1. Well, there’s two parties in this equation. Your parents and you. By telling me that you managed to discuss this with your uncle and that he was understanding, you also showed how mature and understanding you are. Some parents don’t bother because their kids are far from understanding. But that’s another reason why we all should TALK. Communicate.

        Liked by 1 person

  2. My father is the one forcing me to take this and that. Ever since I was a kid, up until now. If I didn’t follow, he wouldn’t mind not giving the education I needed. Although my mom did ways of her own to prevent that, I still ended up taking a course that was only available at a particular university, simply because it was home-schooled. I didn’t get the course I chose, simply because I wasn’t trusted enough to handle myself, alone. I never got to talk to people my age for almost 7 years now. And they complain why I don’t. College was suppose to be my chance to chance stuff I couldn’t before. To think outside the box. To explore. Yet, I was prevented to get experience all that. Now, here I am.

    My point is, other than getting the course of your choice. College is where you start your path to adulthood. Some might disagree, probably many would disagree. But if you knew what I went through, and going through right now, you’d understand why its important to me. Maybe you’d even tell me that its only a stage, skippable if possible. But for me, it probably will be the only part in my life that gives me a glimpse of freedom and independence.

    Btw, Obi, I’m gonna share this, okay? Thanks.

    Liked by 2 people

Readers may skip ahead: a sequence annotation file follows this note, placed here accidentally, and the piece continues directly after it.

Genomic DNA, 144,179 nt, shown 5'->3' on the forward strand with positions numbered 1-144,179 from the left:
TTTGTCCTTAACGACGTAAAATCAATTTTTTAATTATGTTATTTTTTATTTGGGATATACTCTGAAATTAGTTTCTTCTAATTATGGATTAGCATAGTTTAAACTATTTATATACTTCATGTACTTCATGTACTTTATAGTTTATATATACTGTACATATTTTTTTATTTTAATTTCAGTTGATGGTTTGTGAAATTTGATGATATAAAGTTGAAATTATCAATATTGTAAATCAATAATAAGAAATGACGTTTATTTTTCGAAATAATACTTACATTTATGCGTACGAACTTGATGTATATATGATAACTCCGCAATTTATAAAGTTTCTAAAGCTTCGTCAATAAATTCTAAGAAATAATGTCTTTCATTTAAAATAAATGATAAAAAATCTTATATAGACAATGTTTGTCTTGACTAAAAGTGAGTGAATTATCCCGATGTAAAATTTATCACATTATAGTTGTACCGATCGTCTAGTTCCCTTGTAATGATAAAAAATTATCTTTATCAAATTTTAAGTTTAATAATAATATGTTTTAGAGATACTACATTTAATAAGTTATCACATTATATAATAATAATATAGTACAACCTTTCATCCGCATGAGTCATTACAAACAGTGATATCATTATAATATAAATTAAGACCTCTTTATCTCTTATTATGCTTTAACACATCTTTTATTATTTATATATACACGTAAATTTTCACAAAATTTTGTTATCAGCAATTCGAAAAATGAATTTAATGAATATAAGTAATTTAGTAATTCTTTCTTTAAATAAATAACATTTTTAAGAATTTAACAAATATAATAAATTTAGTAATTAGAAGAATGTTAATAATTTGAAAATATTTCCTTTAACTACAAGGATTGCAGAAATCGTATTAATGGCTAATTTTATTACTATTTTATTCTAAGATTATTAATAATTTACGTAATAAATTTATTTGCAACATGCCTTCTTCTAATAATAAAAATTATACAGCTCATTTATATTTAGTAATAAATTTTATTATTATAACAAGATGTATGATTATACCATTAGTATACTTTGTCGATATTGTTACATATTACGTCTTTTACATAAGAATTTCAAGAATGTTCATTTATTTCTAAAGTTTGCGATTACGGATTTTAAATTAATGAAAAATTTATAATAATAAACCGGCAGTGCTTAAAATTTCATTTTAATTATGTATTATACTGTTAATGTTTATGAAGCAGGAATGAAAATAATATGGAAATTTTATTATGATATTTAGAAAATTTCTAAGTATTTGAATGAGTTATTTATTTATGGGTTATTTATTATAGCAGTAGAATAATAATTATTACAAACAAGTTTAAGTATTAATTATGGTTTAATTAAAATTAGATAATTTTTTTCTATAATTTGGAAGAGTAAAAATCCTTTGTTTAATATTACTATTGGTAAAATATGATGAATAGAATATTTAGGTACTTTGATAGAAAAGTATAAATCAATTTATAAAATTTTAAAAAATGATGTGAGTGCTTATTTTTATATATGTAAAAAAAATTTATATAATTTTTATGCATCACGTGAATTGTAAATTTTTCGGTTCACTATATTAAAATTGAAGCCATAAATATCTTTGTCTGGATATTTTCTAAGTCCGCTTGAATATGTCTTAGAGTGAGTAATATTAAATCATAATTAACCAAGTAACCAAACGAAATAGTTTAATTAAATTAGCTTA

3. Actually, many people would agree that college is the defining stage between one’s teenage years and adulthood. 😊
    I agree with you. I’m not a people person. I never was… I’m a complete introvert and I’m not big on socialising with people, but college helped me open up to people a bit. I’m so sorry that your dad had you isolated and denied you the opportunity to do the things people normally do at college
    But you know what, Anne? I believe everything happens for a GOOD reason. You might not see it now, but in future, you will.
    Thank you for the share! If you ever decide to become a parent someday, please don’t make the mistake your dad made, okay?

    Liked by 1 person

  4. My parents never imposed my career on me, it was all my choice and I don’t plan on forcing my children into something they don’t have passion for.

    It’s terrible, most times it affects the child. When I was in secondary school I had a friend who joined science department in S.S.S TWO second term. It was very hard for him to cope but he had to because his father wanted him to become an engineer while he wanted to major in history. His father didn’t support him because he believed history wasn’t lucrative (this is mostly the cause).

    It’s best to let the child choose. Passion really matters, he/she would be happy about it. I always wanted to work in the medical line because I saw medical professionals as very respected people. I pleased myself, now I’m very happy studying biochemistry.

    Liked by 1 person